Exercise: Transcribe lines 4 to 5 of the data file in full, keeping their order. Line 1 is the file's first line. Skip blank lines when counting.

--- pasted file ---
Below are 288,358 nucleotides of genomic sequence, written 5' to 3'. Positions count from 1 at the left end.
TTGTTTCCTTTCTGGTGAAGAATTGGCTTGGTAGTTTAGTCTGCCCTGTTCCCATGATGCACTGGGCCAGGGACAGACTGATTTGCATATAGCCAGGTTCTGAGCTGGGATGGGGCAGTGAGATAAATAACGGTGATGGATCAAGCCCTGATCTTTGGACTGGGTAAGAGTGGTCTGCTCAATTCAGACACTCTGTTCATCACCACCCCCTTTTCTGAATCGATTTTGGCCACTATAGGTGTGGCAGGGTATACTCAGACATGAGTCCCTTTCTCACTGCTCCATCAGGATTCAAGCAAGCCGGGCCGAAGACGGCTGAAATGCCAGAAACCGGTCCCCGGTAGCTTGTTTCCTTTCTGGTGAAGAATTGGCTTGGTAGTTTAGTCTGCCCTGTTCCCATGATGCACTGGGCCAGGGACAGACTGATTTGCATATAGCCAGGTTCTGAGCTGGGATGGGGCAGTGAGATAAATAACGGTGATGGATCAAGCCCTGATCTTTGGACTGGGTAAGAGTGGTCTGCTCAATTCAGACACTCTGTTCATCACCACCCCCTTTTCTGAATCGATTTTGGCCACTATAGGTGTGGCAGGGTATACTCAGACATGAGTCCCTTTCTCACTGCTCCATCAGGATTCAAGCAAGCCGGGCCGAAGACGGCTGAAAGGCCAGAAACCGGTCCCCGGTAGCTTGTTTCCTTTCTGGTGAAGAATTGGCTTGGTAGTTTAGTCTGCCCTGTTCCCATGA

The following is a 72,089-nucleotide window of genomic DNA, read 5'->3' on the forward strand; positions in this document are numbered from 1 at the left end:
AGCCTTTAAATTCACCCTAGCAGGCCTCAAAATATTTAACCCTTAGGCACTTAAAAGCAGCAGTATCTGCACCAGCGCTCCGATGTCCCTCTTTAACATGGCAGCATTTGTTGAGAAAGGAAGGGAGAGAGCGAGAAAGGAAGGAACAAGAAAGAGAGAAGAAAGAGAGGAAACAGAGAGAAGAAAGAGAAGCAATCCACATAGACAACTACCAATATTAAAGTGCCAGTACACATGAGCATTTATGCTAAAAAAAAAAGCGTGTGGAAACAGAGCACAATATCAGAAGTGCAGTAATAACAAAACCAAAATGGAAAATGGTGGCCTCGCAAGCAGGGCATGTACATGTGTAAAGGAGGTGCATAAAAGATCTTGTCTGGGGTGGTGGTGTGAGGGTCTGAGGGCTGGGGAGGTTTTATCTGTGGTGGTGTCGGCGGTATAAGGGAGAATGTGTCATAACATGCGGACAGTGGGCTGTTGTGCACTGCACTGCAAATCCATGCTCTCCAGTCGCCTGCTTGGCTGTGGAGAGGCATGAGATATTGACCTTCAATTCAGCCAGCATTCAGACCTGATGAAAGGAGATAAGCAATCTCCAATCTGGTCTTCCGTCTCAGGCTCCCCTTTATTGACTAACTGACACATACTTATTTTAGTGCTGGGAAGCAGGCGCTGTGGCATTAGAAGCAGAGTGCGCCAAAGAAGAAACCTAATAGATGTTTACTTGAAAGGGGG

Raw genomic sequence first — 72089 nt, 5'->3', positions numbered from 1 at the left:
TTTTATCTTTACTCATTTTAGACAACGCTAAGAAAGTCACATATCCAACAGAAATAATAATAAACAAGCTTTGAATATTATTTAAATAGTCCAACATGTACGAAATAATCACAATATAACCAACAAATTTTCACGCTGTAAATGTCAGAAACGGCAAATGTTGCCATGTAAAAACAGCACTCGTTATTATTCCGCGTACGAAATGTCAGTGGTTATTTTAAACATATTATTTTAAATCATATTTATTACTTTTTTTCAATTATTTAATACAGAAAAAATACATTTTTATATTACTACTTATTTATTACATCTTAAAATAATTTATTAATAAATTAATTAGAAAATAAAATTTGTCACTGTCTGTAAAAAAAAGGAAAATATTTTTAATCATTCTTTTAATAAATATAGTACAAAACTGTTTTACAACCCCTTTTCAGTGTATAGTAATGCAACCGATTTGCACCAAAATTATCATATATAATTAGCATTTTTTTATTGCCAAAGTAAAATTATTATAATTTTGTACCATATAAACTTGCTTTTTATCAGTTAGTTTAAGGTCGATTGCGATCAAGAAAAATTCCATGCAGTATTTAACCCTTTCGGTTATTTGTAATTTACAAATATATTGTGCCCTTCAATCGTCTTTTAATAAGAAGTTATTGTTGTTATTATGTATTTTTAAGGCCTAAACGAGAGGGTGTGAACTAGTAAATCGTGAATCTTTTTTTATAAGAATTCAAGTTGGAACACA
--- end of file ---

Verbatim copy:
AGCCTTTAAATTCACCCTAGCAGGCCTCAAAATATTTAACCCTTAGGCACTTAAAAGCAGCAGTATCTGCACCAGCGCTCCGATGTCCCTCTTTAACATGGCAGCATTTGTTGAGAAAGGAAGGGAGAGAGCGAGAAAGGAAGGAACAAGAAAGAGAGAAGAAAGAGAGGAAACAGAGAGAAGAAAGAGAAGCAATCCACATAGACAACTACCAATATTAAAGTGCCAGTACACATGAGCATTTATGCTAAAAAAAAAAGCGTGTGGAAACAGAGCACAATATCAGAAGTGCAGTAATAACAAAACCAAAATGGAAAATGGTGGCCTCGCAAGCAGGGCATGTACATGTGTAAAGGAGGTGCATAAAAGATCTTGTCTGGGGTGGTGGTGTGAGGGTCTGAGGGCTGGGGAGGTTTTATCTGTGGTGGTGTCGGCGGTATAAGGGAGAATGTGTCATAACATGCGGACAGTGGGCTGTTGTGCACTGCACTGCAAATCCATGCTCTCCAGTCGCCTGCTTGGCTGTGGAGAGGCATGAGATATTGACCTTCAATTCAGCCAGCATTCAGACCTGATGAAAGGAGATAAGCAATCTCCAATCTGGTCTTCCGTCTCAGGCTCCCCTTTATTGACTAACTGACACATACTTATTTTAGTGCTGGGAAGCAGGCGCTGTGGCATTAGAAGCAGAGTGCGCCAAAGAAGAAACCTAATAGATGTTTACTTGAAAGGGGG

Raw genomic sequence first — 72089 nt, 5'->3', positions numbered from 1 at the left: